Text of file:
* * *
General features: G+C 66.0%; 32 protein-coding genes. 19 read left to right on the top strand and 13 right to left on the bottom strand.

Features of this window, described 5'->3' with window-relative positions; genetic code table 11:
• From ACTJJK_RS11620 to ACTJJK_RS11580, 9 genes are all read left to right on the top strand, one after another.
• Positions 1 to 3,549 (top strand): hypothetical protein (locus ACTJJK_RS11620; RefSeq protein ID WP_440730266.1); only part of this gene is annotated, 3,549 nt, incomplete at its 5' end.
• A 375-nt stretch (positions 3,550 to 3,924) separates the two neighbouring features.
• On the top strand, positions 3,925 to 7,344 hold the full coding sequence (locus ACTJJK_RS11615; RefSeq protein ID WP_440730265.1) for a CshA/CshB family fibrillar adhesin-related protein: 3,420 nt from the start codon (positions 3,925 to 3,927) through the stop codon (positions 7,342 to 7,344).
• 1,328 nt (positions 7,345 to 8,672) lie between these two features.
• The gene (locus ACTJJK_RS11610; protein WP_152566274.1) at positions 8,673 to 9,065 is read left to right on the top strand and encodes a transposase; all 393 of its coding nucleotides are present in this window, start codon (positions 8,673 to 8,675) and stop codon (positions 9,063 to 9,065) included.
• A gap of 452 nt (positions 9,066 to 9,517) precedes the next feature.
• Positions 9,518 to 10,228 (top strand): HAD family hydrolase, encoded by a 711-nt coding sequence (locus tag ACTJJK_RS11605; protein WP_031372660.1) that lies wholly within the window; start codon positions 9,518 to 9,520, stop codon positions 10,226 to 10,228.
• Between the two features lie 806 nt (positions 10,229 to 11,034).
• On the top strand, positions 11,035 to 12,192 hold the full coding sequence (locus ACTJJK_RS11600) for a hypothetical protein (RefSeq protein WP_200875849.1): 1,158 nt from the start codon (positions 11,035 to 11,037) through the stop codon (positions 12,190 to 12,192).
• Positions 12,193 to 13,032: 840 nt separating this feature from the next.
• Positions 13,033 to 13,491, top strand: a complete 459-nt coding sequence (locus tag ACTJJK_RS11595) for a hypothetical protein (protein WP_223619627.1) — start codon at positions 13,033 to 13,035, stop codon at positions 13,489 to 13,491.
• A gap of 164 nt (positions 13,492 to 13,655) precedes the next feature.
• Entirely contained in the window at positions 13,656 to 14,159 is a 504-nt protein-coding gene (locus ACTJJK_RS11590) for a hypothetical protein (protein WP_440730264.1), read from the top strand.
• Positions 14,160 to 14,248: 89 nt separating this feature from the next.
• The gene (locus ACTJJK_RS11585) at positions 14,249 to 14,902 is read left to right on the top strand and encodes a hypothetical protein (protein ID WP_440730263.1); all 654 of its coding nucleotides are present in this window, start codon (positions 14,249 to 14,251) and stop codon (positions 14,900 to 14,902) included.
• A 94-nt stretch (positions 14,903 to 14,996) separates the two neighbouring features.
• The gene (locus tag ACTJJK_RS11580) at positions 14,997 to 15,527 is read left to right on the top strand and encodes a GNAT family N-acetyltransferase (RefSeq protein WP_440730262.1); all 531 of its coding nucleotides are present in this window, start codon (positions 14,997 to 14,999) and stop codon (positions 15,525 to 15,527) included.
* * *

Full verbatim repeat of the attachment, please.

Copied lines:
General features: G+C 66.0%; 32 protein-coding genes. 19 read left to right on the top strand and 13 right to left on the bottom strand.

Features of this window, described 5'->3' with window-relative positions; genetic code table 11:
• From ACTJJK_RS11620 to ACTJJK_RS11580, 9 genes are all read left to right on the top strand, one after another.
• Positions 1 to 3,549 (top strand): hypothetical protein (locus ACTJJK_RS11620; RefSeq protein ID WP_440730266.1); only part of this gene is annotated, 3,549 nt, incomplete at its 5' end.
• A 375-nt stretch (positions 3,550 to 3,924) separates the two neighbouring features.
• On the top strand, positions 3,925 to 7,344 hold the full coding sequence (locus ACTJJK_RS11615; RefSeq protein ID WP_440730265.1) for a CshA/CshB family fibrillar adhesin-related protein: 3,420 nt from the start codon (positions 3,925 to 3,927) through the stop codon (positions 7,342 to 7,344).
• 1,328 nt (positions 7,345 to 8,672) lie between these two features.
• The gene (locus ACTJJK_RS11610; protein WP_152566274.1) at positions 8,673 to 9,065 is read left to right on the top strand and encodes a transposase; all 393 of its coding nucleotides are present in this window, start codon (positions 8,673 to 8,675) and stop codon (positions 9,063 to 9,065) included.
• A gap of 452 nt (positions 9,066 to 9,517) precedes the next feature.
• Positions 9,518 to 10,228 (top strand): HAD family hydrolase, encoded by a 711-nt coding sequence (locus tag ACTJJK_RS11605; protein WP_031372660.1) that lies wholly within the window; start codon positions 9,518 to 9,520, stop codon positions 10,226 to 10,228.
• Between the two features lie 806 nt (positions 10,229 to 11,034).
• On the top strand, positions 11,035 to 12,192 hold the full coding sequence (locus ACTJJK_RS11600) for a hypothetical protein (RefSeq protein WP_200875849.1): 1,158 nt from the start codon (positions 11,035 to 11,037) through the stop codon (positions 12,190 to 12,192).
• Positions 12,193 to 13,032: 840 nt separating this feature from the next.
• Positions 13,033 to 13,491, top strand: a complete 459-nt coding sequence (locus tag ACTJJK_RS11595) for a hypothetical protein (protein WP_223619627.1) — start codon at positions 13,033 to 13,035, stop codon at positions 13,489 to 13,491.
• A gap of 164 nt (positions 13,492 to 13,655) precedes the next feature.
• Entirely contained in the window at positions 13,656 to 14,159 is a 504-nt protein-coding gene (locus ACTJJK_RS11590) for a hypothetical protein (protein WP_440730264.1), read from the top strand.
• Positions 14,160 to 14,248: 89 nt separating this feature from the next.
• The gene (locus ACTJJK_RS11585) at positions 14,249 to 14,902 is read left to right on the top strand and encodes a hypothetical protein (protein ID WP_440730263.1); all 654 of its coding nucleotides are present in this window, start codon (positions 14,249 to 14,251) and stop codon (positions 14,900 to 14,902) included.
• A 94-nt stretch (positions 14,903 to 14,996) separates the two neighbouring features.
• The gene (locus tag ACTJJK_RS11580) at positions 14,997 to 15,527 is read left to right on the top strand and encodes a GNAT family N-acetyltransferase (RefSeq protein WP_440730262.1); all 531 of its coding nucleotides are present in this window, start codon (positions 14,997 to 14,999) and stop codon (positions 15,525 to 15,527) included.